There is a certain resemblance between the union of the divine persons and the fraternity that men ought to establish among themselves. [#1890]

The human person needs life in society in order to develop in accordance with his nature. Certain societies, such as the family and the state, correspond more directly to the nature of man. [#1891]

“The human person . . . is and ought to be the principle, the subject, and the object of every social organization” (GS 25 # 1). [1#892]

Widespread participation in voluntary associations and institutions is to be encouraged. [#1893]

In accordance with the principle of subsidiarity, neither the state nor any larger society should substitute itself for the initiative and responsibility of individuals and intermediary bodies. [#1894]

Society ought to promote the exercise of virtue, not obstruct it. It should be animated by a just hierarchy of values. [#1895]

Where sin has perverted the social climate, it is necessary to call for the conversion of hearts and appeal to the grace of God. Charity urges just reforms. There is no solution to the social question apart from the Gospel (cf CA 3, 5). [#1896]

For more information on this topic, I would encourage you to read paragraphs 1878-1889. To read what Pope St. John Paul II has to say on Social Concern, I would encourage you to read the aforementioned encyclical. He experienced firsthand the destruction of the human person and authentic freedom in Poland after World War II.

Heads Up – June 2016

Now that we have entered the summer months and things have slowed down a bit for me at the parish, I wanted to update everyone on what you can expect from me over the next few months.

First, I am going to continue to write throughout the summer, as I have done in the past, but the writing may not be as frequent as in past summers. I will continue to focus on my “Mondays with Mary” and Quick Lessons from the Catechism series, but there might be some days (Mondays in particular) that you won’t find a new blog post. I am going to take some much needed vacation time to spend with family and friends.

Second, the reason why my writing is not going to be as frequent is because it is my hope to finish two manuscripts that I have begun. One is based on my “Mondays with Mary” series and other is focused on the Doctors of the Catholic Church, also part of my blog writing. I really need to get these finished, edited, into the hands of the diocese for ecclesiastical approval, and then to publishers. Pray that Catholic publishers are interested in my manuscripts so that you can purchase them in the future.

Third, although I am compensated well through my position at the parish, there is always a need for more financial support, especially for those of us who have chosen to work for the Church. If you enjoy what you read on my blog, would like to thank me for my blog posts, and want to see more posts faithful to the teachings of the Catholic Church, please prayerfully consider making a donation. You can find the PayPal link on the main page of this blog or just click on the aforementioned link. Thank you in advance.

Lastly, please pray for me. Working for the Catholic Church is hard work, and more often than not, the devil is prowling around seeking to destroy and confuse. There are two scripture passages that I often think about – Ephesians 6:10-18 and 2 Corinthians 11:16-33 – they often bring me consolation knowing that even St. Paul endured sufferings.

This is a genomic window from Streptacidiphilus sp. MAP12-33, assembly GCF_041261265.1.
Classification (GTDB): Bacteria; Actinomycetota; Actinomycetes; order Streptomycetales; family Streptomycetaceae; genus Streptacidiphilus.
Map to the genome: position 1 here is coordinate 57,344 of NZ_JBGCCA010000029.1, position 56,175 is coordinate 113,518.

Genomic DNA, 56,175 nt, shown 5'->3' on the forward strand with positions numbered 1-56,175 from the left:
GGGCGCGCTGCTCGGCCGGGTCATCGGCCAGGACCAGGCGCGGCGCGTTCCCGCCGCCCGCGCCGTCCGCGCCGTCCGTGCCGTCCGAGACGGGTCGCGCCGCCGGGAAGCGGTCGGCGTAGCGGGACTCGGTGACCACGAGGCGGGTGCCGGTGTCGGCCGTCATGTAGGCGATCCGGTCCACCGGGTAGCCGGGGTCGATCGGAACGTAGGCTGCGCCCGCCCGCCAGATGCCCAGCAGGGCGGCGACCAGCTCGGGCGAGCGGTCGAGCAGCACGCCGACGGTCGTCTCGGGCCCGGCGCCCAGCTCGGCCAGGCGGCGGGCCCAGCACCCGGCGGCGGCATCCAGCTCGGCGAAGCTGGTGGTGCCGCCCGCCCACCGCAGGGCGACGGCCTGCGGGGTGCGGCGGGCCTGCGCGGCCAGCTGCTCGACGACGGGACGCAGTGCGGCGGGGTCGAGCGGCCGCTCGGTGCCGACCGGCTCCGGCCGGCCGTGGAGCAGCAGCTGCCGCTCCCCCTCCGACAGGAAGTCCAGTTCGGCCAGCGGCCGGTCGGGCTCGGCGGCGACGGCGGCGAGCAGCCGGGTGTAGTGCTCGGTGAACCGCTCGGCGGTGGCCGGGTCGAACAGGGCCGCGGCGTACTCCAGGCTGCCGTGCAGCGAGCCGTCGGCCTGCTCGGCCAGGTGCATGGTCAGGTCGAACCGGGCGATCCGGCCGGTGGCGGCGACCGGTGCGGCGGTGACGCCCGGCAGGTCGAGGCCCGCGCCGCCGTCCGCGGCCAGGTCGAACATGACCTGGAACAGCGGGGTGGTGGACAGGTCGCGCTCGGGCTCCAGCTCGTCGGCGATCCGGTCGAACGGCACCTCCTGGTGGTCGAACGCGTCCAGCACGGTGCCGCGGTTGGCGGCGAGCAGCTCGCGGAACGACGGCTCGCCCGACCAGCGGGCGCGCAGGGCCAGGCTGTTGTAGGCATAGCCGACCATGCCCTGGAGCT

Thank you for the support and enjoy your summer!

Praise Be Jesus Christ…Now and Forever!

Quick Lessons from the Catechism: Resurrection of the Body (and One Year Without Dad)

One year ago today, April 22, 2015, my Dad, Thomas Michael Perna Sr., passed away due to complications with Crohn’s Disease, which he endured for many years. It was the hardest day of my life as well as one of the hardest years for my entire family.

I can honestly say that this past year has taught me more about myself than any other year previously. I have realized how life short truly is. I have realized that the Christian lifestyle is not a bed of roses (not that I thought this before), but a life with experiences of suffering. And although the culture will say to us that suffering is bad and we should avoid it at all costs, enduring my Dad’s death has helped me grow more in love with Jesus Christ and the Catholic Church. The one saying that I try to embrace/apply to my life is the quote from Monsignor Lorenzo Albacete, “Suffering is not a problem to be solved; it is a mystery to be lived.”

I wouldn’t wish the pain, the nights feeling alone, and the nights struggling to sleep (like right now…it’s in the 2am hour and I am awake) on my worst enemy. Maybe it’s coming across that I am contradicting myself when I say I try to endure suffering, but wish the pain wasn’t there. This is something contradictory about death since we are made for life. It’s hard to write and explain what the last year has been like unless you have also endured this type of loss yourself.

For someone who talks about life and death on a daily basis, this year has challenged me in ways that I never thought were possible. Although I miss my Dad immensely and not a day goes by that I don’t wish I had just more day with him, he has provided me so much to teach others with – either through this blog or in my position at the parish. It was always his desire that I would be able to do the things I am doing in my writing and in my position as a catechist and evangelist in the parish. The eulogy I gave at the vigil and viewing last year was just the beginning of what Dad gave me with his exodus from this side of Heaven.